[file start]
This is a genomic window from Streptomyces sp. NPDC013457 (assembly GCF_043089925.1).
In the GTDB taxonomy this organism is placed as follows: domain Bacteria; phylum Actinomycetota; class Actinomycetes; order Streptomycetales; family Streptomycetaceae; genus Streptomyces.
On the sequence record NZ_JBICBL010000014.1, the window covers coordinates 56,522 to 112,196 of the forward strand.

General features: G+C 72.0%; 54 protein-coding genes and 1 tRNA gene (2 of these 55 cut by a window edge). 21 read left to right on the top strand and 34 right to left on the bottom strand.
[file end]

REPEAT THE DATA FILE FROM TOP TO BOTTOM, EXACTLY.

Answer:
This is a genomic window from Streptomyces sp. NPDC013457 (assembly GCF_043089925.1).
In the GTDB taxonomy this organism is placed as follows: domain Bacteria; phylum Actinomycetota; class Actinomycetes; order Streptomycetales; family Streptomycetaceae; genus Streptomyces.
On the sequence record NZ_JBICBL010000014.1, the window covers coordinates 56,522 to 112,196 of the forward strand.

General features: G+C 72.0%; 54 protein-coding genes and 1 tRNA gene (2 of these 55 cut by a window edge). 21 read left to right on the top strand and 34 right to left on the bottom strand.